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Analysis: A War for Oil

US and UK politicians seek to deny the obvious strategic importance of oil underlying America's commitment to the Gulf.
By Paul Rogers

Attempts to relate the coming war with Iraq to control of oil resources are routinely dismissed by politicians in the United States and in Britain. But the longer-term history of the region leaves little doubt of the crucial importance of oil. The Persian Gulf is where the oil is, and what has to be done, in US thinking, is to make absolutely sure that the Gulf is securely controlled for many years to come.


Until 1970, the United States produced just about all the oil it needed from its own oilfields, but by the early 1970s it was beginning to have to import substantial quantities from abroad. This was one reason the US was affected by the October 1973 embargo by the Organization of the Petroleum Exporting Countries (OPEC). The subsequent 400 per cent surge in oil prices greatly increased appreciation of the strategic importance of Gulf oil.


Concern over the OPEC embargo was exacerbated by concern over Soviet intentions in the region. There was an assumption that any major East-West conflict would involve an immediate attempt by the Soviet Union to take control of much of the Gulf, aided by its regional allies. But the Iran of the Shah, with its sizeable army, was seen as a counter to the supposed Soviet threat to Gulf oil supplies and a stabilising partner in relation to regional threats.


All that changed with the Iranian revolution. With a hostile regime now in power in Tehran, President Carter established the Rapid Deployment Force, which gave the US the ability to intervene rapidly in the region and thereby ensure the security of oil supplies. When Ronald Reagan replaced Carter in 1981, the Rapid Deployment Force was expanded into Central Command (CENTCOM) - covering the whole of the Middle East, North East Africa and South West Asia - and was built up into a force that could call on 400,000 troops, scores of warships and hundreds of planes.


During the 1980s, major bases for the Saudi Air Force were built, far larger than the Saudis required. These formed the springboard for the war to get Saddam out of Kuwait in 1991.


By the late 1990s, the US had gone as far as re-establishing the Fifth Fleet in the Gulf and had the capability for very high levels of military action if required.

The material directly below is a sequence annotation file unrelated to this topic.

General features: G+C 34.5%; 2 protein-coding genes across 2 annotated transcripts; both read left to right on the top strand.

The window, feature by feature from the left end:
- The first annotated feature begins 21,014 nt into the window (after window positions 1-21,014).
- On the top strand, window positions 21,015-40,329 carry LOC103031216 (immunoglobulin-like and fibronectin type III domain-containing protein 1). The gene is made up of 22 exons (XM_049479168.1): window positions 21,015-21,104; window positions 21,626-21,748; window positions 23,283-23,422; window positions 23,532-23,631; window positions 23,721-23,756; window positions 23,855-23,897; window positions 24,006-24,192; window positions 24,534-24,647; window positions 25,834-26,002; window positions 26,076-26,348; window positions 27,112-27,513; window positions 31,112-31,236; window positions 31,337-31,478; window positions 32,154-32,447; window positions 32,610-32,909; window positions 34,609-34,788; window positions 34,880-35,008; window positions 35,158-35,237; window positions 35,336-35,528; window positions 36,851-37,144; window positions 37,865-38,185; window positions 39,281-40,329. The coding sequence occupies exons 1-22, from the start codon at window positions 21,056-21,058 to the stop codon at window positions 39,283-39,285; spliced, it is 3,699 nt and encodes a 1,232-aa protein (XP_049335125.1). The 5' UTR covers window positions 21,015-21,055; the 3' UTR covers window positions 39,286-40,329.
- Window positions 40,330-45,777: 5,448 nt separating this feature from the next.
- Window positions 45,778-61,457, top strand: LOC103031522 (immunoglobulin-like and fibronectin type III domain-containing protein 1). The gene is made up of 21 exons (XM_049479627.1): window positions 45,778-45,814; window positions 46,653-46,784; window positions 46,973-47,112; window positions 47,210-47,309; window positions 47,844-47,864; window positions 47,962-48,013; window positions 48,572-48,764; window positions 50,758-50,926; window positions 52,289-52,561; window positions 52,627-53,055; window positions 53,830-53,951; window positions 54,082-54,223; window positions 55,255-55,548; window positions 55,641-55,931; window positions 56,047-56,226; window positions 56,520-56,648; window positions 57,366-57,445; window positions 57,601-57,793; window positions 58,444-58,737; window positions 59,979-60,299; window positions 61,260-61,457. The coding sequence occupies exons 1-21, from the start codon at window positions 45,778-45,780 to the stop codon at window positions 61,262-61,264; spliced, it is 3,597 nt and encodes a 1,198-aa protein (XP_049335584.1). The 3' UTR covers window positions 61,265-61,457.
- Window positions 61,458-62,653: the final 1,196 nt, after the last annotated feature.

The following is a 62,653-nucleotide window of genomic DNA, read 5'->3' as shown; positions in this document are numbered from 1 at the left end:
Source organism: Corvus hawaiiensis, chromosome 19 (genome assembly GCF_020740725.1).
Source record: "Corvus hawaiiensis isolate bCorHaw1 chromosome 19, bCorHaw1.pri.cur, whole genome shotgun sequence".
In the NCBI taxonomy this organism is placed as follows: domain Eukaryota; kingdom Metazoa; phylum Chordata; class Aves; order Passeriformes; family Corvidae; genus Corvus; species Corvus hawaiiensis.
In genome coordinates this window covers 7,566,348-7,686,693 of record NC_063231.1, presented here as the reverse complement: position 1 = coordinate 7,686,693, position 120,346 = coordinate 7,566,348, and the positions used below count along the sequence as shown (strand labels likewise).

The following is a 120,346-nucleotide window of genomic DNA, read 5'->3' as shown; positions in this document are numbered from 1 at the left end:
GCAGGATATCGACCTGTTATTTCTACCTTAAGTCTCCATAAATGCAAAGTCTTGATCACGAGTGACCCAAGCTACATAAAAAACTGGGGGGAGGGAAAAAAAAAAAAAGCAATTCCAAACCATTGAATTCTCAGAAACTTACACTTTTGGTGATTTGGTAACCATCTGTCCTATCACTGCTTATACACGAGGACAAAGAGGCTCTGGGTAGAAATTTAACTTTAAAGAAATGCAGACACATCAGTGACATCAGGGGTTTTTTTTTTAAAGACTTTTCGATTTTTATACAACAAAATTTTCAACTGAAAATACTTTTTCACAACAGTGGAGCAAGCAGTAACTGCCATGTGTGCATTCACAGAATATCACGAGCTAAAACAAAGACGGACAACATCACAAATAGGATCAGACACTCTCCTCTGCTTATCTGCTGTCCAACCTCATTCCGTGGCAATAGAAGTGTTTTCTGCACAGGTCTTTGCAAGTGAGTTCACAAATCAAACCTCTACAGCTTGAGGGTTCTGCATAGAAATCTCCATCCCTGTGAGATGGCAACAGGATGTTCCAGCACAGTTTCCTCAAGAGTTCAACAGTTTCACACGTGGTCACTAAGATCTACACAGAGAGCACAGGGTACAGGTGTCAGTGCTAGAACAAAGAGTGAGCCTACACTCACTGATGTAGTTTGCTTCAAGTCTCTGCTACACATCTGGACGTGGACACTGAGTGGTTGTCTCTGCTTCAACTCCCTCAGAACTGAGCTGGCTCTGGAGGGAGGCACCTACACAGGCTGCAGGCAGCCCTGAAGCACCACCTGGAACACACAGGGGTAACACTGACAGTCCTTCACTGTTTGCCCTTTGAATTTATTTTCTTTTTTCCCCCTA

The obvious question is, "Why go to all this trouble?". The answer is oil. Today the Gulf states possess two-thirds of all the world's oil. It is of a high quality and is easy to access - far more so than North Sea or Alaskan oil. The United States, meanwhile, is rapidly running down its easily extractable oil reserves and now imports 60 per cent of all its needs, including some from Iraq.


Those who deny the importance of oil in the current conflict point to the Caspian Basin and elsewhere. But if adding the Caspian Basin reserves to those of Siberia, then to US reserves including Alaska, and to the North Sea and West Shetland reserves, still amounts to less than that of Iraq on its own.


Put another way, Iraq has about four times the oil reserves of the United States, with much more thought remaining to be discovered under its western desert region.


Saddam Hussein's regime has been much weakened by the 1991 war and subsequent sanctions. But it is still seen to have regional ambitions and to be endeavouring to develop chemical and biological weapons that could limit US actions in the region, one that is of crucial geopolitical importance to the United States. This is unacceptable to the Bush administration with its oil connections and its belief in the need for long-term supplies of cheap oil.


Replacing the Iraqi regime with a client regime, and establishing a series of large US bases in Iraq, is seen as helping to ensure just such a supply, as well as limiting dependence on Saudi oil, with all the uncertainties that Saudi Arabia now demonstrates. After the war, the United States will have a string of bases from Oman to the Turkish border in northern Iraq. The Fifth Fleet will be patrolling the Gulf itself. Long-term stability and control will be guaranteed.


This, at least, is the view from Washington. There is no recognition that such a situation will be an absolute gift to al-Qaeda and other groups, confirming all they have been telling their supporters about foreign control. Nor will it do anything but encourage the Iranians to work as hard and fast as they can to develop some kind of deterrent - quite possibly a nuclear deterrent - to ward off US action against another part of the "axis of evil".


In the very short term, a victory in Iraq will be lauded across the United States. In the longer term, it could be the most dangerous foreign adventure the United States has ever undertaken.


Paul Rogers is professor of peace studies at Bradford University and international security correspondent for openDemocracy.net